The history of Petworth Town
Stately homes never exist in isolation from the area in which they are situated - and Petworth House is no exception.
Many of the houses in the town were owned by the Lord Leconfield Estate and were lived in by the estate workers. They had the familiar battleship grey, now mid brown, doors that denoted them as Estate cottages. An example of this is Mrs Cummings Cottage.
Whilst many of the houses were owned by the Estate, very few of the shops or business premises were.
The Estate owned the land 360 degrees around the town, with the parkland of Petworth House being 90 degrees, and this shaped the connection between the town to the surrounding area. Farming and the use of the land was dominated by the estate, with many of the farms having tenant farmers.
This also impacted on travel and movement around the area. Coultershaw to the south of the town was the site of a turnpike and still has evidence of the old canal and associated warehouse as well as being adjacent to the railway that served the town until the last passenger train in 1955 and good trains in 1966. It is said that was railway station was built there, 1½ miles south of the town, because Lord Leconfield who lived in Petworth House did not want to hear, or smell, the trains.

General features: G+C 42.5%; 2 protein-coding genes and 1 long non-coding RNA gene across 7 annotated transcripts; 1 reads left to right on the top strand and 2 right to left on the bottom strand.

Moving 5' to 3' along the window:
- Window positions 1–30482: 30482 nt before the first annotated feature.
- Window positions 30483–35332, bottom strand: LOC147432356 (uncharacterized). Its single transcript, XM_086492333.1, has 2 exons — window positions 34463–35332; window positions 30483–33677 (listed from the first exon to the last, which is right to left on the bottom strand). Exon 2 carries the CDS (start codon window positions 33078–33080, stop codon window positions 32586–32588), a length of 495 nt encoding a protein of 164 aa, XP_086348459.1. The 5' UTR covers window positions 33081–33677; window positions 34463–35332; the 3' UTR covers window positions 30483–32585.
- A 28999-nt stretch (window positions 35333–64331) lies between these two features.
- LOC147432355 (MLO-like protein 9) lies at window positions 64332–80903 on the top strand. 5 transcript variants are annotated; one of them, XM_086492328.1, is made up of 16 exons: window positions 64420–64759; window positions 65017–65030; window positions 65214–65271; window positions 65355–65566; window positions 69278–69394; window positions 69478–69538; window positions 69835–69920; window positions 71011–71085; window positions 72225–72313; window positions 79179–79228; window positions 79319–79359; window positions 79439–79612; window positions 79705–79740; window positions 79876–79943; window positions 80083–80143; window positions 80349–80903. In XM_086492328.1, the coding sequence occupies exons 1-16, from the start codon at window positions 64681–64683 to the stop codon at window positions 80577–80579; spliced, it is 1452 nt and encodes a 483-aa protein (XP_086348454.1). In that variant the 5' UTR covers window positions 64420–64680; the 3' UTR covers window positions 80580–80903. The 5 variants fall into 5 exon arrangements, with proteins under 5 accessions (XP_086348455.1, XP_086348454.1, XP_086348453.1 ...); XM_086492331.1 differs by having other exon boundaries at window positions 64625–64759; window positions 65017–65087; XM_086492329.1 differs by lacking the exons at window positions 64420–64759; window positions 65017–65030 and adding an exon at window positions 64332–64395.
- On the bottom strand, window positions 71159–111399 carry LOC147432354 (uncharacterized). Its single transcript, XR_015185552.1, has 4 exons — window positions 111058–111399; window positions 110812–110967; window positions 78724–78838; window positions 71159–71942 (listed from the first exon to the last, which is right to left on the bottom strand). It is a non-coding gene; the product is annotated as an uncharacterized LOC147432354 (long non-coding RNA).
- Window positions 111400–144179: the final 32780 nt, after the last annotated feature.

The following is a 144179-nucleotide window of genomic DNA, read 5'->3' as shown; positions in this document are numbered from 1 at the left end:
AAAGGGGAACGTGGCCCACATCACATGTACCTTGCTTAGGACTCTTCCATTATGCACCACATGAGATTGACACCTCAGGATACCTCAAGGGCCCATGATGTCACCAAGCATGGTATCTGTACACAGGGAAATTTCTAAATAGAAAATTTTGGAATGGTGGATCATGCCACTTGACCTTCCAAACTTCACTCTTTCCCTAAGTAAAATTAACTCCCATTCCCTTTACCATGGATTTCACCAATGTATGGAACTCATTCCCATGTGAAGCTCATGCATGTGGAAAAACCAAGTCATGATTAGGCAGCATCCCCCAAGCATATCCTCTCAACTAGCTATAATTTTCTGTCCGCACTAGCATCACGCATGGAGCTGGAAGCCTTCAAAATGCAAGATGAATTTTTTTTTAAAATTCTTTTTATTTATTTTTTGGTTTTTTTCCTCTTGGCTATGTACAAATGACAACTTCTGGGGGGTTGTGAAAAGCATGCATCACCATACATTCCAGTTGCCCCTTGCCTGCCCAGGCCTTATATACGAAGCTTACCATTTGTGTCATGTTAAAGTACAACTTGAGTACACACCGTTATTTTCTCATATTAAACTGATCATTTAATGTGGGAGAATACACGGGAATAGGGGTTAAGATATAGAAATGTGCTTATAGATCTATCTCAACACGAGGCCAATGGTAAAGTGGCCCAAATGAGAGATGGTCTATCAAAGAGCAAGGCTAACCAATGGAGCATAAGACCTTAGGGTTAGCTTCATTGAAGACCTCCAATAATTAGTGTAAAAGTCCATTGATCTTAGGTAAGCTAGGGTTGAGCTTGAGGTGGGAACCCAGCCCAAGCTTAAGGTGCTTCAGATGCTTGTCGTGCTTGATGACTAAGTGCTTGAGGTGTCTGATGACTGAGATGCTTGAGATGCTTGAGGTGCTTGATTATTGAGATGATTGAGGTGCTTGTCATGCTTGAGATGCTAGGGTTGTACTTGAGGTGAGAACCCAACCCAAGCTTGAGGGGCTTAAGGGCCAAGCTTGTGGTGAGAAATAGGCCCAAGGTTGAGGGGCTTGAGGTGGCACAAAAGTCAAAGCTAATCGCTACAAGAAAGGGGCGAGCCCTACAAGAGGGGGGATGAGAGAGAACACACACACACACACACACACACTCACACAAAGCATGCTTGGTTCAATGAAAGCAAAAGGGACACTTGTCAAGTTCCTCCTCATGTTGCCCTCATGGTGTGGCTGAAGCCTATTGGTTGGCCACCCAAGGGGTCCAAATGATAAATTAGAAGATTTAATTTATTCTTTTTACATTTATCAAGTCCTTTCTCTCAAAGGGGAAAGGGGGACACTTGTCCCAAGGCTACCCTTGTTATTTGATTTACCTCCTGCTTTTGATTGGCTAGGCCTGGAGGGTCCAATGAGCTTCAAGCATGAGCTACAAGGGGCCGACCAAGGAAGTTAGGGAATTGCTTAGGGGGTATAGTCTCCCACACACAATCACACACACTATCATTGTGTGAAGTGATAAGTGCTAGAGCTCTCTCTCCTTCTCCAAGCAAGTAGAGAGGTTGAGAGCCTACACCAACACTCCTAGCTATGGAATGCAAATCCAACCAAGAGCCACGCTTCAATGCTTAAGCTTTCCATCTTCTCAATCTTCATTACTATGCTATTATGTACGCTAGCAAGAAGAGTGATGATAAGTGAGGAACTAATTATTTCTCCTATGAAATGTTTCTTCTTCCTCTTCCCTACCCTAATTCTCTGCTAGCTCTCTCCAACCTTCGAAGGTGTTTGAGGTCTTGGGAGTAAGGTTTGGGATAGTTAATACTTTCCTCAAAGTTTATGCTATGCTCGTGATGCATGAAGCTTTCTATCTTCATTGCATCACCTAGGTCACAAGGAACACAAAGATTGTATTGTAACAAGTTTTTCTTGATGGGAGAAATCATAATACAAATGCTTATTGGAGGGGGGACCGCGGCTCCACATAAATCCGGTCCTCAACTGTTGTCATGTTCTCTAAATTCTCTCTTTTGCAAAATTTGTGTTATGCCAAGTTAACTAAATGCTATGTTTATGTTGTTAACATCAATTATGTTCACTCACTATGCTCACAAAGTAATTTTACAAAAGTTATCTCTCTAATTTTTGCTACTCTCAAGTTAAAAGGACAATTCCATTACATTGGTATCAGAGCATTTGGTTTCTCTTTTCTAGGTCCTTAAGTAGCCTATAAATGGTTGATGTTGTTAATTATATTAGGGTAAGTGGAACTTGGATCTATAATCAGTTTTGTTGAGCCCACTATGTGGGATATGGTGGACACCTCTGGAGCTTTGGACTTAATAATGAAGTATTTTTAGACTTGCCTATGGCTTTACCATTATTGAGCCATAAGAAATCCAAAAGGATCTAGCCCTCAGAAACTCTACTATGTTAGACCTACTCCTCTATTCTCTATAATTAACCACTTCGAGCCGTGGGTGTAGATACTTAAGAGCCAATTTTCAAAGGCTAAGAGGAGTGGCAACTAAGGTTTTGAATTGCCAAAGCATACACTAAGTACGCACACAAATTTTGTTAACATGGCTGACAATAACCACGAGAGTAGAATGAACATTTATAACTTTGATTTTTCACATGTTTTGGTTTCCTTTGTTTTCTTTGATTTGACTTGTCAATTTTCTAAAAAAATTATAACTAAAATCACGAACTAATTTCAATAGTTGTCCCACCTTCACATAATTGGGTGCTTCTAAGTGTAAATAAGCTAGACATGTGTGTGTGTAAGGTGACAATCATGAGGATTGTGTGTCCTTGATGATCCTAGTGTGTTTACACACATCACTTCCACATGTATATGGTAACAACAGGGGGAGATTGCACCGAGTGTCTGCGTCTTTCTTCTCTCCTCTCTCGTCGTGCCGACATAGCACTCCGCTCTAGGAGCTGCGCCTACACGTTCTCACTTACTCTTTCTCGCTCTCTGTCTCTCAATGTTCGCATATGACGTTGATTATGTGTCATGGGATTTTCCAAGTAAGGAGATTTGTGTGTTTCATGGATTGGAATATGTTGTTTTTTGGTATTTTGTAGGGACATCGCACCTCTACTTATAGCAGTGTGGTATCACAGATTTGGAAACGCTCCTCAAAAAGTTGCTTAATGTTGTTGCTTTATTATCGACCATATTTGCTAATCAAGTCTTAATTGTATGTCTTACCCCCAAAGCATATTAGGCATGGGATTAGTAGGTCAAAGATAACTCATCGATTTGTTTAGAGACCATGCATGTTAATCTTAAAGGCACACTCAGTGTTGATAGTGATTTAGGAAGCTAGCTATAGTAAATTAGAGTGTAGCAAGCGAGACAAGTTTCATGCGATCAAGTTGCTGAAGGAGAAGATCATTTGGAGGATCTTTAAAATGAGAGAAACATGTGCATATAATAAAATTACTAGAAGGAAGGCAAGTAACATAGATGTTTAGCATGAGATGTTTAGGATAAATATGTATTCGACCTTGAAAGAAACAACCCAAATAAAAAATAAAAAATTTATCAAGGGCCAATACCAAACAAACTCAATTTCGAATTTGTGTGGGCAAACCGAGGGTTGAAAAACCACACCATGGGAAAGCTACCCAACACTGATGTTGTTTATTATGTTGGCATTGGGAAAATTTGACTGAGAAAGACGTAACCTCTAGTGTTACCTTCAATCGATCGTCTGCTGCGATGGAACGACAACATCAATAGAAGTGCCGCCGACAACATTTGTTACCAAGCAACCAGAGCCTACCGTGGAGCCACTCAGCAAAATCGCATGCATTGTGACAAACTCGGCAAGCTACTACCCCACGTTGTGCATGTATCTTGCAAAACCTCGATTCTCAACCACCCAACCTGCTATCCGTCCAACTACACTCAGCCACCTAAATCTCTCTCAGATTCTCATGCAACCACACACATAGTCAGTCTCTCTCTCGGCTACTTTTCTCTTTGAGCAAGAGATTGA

Coultershaw, now a heritage site, was for a long time the site of a corn mill, the last building being demolished in 1974. In 1782, Lord Leconfield built a beam pump at Coultershaw to pump up water to serve the house and the town. The increased water supply, albeit river water, must have made a big difference to the lives of those living in the town. Water was last pumped up to Petworth in about 1960.
St Mary's Church, close to the servants' quarters to the east of Petworth House, once proudly boasted a spire - originally a wood and lead structure that twisted hence the local rhyme 'Proud Petworth, Poor People, High Church, Crooked Steeple.'
Petworth also has the Catholic Sacred Heart Church built in 1896, one of the earliest Congregational Churches built in 1740 (now the United Reformed Church_ and a Strict Baptist Chapel, now a residence. The employees at the house would be expected to attend church on Sunday, but not all would be seen at St Mary's.
This church was built in 1868 by Anthony Wright Biddulph of Burton Park. Burton Park was one of several smaller estates around Petworth, that included Bignor Park and Lavington Park, now Seaford College. In the heyday of these houses there was a hierarchy of status and one can imagine the Jane Austenesque excitement of being invited to the 'big house' at Petworth for dinner or a ball. These manor houses and their estates also had an impact on the area as they farmed and shaped the land.
By 1893 the present mill included two waterwheels and four pairs of stones. Soon after, the eastern waterwheel was replaced by an early Francis type turbine driving a dynamo to provide power to Burton Park House, which must have made an exciting transformation to the house as electric light replaced oil lamps.